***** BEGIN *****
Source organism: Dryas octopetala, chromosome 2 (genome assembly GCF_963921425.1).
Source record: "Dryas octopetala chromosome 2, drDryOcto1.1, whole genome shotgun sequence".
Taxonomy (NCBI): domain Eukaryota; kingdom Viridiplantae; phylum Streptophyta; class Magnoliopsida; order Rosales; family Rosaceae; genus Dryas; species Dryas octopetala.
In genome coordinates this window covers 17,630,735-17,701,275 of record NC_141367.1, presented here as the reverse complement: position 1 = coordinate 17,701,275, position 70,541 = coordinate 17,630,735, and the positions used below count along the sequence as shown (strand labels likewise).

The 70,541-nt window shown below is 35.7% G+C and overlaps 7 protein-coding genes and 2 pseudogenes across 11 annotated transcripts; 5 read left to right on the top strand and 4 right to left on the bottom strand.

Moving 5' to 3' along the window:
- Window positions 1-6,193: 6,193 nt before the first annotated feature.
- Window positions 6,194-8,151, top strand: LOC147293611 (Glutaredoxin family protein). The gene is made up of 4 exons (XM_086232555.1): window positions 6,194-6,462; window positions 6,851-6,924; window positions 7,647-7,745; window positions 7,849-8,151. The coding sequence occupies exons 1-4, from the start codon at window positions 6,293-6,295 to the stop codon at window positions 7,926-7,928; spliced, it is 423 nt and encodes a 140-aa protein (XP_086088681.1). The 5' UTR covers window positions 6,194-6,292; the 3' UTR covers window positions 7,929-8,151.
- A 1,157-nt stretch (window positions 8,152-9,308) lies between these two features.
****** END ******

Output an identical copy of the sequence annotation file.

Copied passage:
Source organism: Dryas octopetala, chromosome 2 (genome assembly GCF_963921425.1).
Source record: "Dryas octopetala chromosome 2, drDryOcto1.1, whole genome shotgun sequence".
Taxonomy (NCBI): domain Eukaryota; kingdom Viridiplantae; phylum Streptophyta; class Magnoliopsida; order Rosales; family Rosaceae; genus Dryas; species Dryas octopetala.
In genome coordinates this window covers 17,630,735-17,701,275 of record NC_141367.1, presented here as the reverse complement: position 1 = coordinate 17,701,275, position 70,541 = coordinate 17,630,735, and the positions used below count along the sequence as shown (strand labels likewise).

The 70,541-nt window shown below is 35.7% G+C and overlaps 7 protein-coding genes and 2 pseudogenes across 11 annotated transcripts; 5 read left to right on the top strand and 4 right to left on the bottom strand.

Moving 5' to 3' along the window:
- Window positions 1-6,193: 6,193 nt before the first annotated feature.
- Window positions 6,194-8,151, top strand: LOC147293611 (Glutaredoxin family protein). The gene is made up of 4 exons (XM_086232555.1): window positions 6,194-6,462; window positions 6,851-6,924; window positions 7,647-7,745; window positions 7,849-8,151. The coding sequence occupies exons 1-4, from the start codon at window positions 6,293-6,295 to the stop codon at window positions 7,926-7,928; spliced, it is 423 nt and encodes a 140-aa protein (XP_086088681.1). The 5' UTR covers window positions 6,194-6,292; the 3' UTR covers window positions 7,929-8,151.
- A 1,157-nt stretch (window positions 8,152-9,308) lies between these two features.